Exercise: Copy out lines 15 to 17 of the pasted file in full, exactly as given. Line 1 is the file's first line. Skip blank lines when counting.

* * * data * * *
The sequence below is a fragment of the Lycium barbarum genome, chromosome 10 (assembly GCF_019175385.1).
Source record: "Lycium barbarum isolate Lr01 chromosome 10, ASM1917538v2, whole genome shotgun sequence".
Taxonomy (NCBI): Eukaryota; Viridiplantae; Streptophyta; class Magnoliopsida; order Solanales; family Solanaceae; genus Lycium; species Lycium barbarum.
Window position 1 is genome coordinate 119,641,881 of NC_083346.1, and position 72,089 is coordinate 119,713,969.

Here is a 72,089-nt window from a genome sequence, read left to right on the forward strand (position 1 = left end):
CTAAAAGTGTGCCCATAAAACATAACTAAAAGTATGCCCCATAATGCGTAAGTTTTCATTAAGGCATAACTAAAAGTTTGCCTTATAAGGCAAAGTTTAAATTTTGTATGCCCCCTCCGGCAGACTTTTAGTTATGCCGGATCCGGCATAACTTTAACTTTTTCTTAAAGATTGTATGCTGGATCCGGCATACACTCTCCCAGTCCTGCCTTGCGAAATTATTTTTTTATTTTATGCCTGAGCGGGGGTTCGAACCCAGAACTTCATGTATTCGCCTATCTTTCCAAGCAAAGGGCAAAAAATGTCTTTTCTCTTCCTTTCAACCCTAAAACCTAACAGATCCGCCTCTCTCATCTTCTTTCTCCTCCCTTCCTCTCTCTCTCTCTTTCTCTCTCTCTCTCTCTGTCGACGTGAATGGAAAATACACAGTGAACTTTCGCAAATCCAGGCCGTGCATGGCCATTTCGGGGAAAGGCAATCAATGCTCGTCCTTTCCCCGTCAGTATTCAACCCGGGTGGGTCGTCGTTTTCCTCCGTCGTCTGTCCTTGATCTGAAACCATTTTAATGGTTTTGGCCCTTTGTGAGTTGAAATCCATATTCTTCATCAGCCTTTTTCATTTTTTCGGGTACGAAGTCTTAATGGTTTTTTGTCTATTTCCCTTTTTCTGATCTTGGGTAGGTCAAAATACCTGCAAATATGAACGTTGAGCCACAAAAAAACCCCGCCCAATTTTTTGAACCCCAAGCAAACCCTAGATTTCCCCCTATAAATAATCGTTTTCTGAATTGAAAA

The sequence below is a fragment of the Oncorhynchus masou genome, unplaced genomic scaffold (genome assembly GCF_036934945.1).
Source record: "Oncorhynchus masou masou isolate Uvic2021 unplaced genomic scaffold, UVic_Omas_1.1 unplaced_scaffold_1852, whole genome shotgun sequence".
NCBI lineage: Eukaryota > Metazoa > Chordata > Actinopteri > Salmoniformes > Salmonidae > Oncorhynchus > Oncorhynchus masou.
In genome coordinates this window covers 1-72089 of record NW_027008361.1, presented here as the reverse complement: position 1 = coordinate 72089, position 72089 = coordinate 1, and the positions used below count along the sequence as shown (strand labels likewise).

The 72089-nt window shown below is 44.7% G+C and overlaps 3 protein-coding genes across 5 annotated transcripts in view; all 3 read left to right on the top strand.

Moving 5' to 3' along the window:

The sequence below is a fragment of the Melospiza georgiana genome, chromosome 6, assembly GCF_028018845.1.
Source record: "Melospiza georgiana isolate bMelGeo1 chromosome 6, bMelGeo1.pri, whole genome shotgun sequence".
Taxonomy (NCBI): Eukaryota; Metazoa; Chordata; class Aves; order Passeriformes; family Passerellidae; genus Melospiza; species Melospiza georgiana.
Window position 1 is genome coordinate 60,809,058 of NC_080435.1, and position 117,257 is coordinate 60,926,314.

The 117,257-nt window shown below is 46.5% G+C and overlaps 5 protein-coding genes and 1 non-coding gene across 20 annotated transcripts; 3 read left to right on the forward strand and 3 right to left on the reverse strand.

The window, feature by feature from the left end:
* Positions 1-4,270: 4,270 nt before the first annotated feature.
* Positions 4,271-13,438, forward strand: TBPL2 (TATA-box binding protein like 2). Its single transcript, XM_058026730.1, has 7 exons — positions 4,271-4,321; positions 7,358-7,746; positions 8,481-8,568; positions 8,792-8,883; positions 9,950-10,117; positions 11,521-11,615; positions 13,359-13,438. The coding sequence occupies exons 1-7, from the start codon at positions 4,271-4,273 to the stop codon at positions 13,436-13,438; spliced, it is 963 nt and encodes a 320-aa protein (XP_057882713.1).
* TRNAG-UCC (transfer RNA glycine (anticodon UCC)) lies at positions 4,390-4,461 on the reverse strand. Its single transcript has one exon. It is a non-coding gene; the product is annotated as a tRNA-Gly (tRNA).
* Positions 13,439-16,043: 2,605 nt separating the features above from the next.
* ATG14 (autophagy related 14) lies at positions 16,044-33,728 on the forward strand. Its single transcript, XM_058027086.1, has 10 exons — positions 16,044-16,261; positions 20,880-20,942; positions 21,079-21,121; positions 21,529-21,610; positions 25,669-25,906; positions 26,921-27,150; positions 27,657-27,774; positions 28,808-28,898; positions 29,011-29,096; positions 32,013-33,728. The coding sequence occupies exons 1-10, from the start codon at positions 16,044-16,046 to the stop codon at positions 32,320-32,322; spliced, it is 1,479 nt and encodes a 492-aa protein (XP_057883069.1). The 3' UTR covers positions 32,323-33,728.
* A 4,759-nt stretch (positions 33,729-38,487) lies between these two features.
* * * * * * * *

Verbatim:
Taxonomy (NCBI): Eukaryota; Metazoa; Chordata; class Aves; order Passeriformes; family Passerellidae; genus Melospiza; species Melospiza georgiana.
Window position 1 is genome coordinate 60,809,058 of NC_080435.1, and position 117,257 is coordinate 60,926,314.

The 117,257-nt window shown below is 46.5% G+C and overlaps 5 protein-coding genes and 1 non-coding gene across 20 annotated transcripts; 3 read left to right on the forward strand and 3 right to left on the reverse strand.